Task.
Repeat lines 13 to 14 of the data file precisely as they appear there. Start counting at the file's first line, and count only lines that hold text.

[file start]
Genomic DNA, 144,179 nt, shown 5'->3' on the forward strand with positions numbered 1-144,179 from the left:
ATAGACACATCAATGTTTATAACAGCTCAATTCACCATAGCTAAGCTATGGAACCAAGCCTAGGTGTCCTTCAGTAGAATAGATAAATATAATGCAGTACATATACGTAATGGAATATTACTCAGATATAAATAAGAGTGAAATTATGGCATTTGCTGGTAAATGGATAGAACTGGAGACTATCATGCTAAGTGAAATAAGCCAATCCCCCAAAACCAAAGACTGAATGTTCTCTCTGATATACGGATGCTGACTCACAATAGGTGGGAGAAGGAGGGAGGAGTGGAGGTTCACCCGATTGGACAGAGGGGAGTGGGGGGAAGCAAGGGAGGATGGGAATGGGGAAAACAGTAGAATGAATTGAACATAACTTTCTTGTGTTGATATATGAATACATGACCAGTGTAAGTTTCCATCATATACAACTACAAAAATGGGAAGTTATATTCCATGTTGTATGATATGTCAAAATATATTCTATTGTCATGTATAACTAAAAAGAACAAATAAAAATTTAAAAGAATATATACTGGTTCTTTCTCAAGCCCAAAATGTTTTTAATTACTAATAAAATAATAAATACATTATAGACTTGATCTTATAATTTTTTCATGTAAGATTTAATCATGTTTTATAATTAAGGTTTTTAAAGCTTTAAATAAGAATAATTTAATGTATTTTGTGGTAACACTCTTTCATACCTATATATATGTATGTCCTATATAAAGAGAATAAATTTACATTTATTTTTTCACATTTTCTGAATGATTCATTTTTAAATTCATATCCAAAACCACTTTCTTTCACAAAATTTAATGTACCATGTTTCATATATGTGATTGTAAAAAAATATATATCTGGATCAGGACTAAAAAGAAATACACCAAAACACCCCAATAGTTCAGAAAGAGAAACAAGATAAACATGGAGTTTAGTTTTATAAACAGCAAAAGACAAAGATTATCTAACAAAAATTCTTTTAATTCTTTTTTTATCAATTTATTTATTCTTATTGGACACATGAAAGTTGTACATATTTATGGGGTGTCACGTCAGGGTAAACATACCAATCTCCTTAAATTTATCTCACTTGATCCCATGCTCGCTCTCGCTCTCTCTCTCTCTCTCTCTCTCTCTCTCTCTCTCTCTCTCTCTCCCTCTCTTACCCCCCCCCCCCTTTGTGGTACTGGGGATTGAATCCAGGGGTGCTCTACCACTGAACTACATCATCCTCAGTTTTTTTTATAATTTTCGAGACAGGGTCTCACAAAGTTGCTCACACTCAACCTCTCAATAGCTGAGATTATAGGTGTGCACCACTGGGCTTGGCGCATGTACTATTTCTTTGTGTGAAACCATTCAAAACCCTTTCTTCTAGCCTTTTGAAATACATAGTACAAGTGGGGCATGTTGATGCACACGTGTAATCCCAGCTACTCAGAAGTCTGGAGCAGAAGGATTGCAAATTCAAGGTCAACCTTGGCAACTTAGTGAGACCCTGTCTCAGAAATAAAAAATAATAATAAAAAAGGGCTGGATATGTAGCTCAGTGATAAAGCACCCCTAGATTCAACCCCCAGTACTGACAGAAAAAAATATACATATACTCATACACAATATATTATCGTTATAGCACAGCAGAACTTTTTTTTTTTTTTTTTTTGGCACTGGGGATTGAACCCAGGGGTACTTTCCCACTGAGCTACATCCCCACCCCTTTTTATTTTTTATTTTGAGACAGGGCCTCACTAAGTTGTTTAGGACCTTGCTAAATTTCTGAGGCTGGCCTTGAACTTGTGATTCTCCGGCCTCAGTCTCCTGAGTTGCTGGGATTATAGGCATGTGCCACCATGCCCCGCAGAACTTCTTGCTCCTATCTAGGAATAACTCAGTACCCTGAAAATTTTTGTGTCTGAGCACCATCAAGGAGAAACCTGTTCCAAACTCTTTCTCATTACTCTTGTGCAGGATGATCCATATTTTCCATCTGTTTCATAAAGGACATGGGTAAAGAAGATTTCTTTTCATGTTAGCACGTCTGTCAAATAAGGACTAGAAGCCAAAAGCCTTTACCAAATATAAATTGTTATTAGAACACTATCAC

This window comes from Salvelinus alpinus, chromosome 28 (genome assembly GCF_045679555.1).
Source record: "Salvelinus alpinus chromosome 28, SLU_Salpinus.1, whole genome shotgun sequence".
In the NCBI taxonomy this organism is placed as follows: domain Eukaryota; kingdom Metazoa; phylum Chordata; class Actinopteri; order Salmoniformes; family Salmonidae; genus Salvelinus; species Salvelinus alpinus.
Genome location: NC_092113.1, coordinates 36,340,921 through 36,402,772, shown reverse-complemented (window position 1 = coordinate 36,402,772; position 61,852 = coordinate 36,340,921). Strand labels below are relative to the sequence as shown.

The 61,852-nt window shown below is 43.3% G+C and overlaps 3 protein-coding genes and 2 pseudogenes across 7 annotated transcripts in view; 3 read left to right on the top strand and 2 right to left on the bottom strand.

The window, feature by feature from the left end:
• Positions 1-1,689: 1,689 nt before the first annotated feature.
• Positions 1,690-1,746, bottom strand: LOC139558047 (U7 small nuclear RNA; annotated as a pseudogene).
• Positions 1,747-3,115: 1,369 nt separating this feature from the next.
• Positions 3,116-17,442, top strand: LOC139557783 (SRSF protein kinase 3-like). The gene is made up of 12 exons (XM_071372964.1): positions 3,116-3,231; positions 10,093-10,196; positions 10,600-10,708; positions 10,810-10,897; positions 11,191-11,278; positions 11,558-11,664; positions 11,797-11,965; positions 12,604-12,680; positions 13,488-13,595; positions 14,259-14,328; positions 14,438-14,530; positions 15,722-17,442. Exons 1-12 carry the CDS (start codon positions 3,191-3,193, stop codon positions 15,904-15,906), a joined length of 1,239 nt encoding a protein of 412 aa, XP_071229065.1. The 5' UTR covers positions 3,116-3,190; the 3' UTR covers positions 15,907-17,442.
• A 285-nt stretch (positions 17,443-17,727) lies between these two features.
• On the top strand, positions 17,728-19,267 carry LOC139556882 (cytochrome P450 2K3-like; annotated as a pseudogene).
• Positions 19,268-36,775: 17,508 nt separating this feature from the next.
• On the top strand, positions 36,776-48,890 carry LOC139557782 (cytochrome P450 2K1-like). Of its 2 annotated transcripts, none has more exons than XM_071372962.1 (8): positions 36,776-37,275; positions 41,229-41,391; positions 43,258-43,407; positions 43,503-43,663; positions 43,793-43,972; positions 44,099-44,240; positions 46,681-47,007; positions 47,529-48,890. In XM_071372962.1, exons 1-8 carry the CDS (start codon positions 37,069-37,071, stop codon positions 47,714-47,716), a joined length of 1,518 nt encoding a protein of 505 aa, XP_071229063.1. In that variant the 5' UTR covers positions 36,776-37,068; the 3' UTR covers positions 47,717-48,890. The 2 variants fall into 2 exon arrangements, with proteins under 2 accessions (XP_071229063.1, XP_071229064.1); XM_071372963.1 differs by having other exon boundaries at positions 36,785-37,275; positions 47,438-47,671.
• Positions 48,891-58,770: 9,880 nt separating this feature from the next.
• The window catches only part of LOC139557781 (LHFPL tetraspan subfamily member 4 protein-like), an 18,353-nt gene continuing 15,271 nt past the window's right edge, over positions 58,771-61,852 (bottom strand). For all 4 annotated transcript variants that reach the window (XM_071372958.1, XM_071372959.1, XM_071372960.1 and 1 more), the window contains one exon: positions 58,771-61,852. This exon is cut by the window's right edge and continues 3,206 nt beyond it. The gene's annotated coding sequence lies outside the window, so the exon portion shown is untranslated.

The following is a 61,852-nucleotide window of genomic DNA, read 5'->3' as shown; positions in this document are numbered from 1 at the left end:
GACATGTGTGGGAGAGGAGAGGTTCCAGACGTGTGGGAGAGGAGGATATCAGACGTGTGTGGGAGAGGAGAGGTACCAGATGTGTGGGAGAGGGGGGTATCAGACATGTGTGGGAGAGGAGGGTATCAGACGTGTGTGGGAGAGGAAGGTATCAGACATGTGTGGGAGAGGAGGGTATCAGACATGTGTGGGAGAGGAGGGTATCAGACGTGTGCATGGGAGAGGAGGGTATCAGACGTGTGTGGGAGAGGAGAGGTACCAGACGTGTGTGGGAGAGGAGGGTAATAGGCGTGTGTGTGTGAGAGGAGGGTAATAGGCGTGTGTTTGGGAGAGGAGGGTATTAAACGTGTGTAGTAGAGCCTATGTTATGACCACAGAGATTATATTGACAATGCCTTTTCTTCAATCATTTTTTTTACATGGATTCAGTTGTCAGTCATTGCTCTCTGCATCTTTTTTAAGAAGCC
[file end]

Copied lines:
• A 285-nt stretch (positions 17,443-17,727) lies between these two features.
• On the top strand, positions 17,728-19,267 carry LOC139556882 (cytochrome P450 2K3-like; annotated as a pseudogene).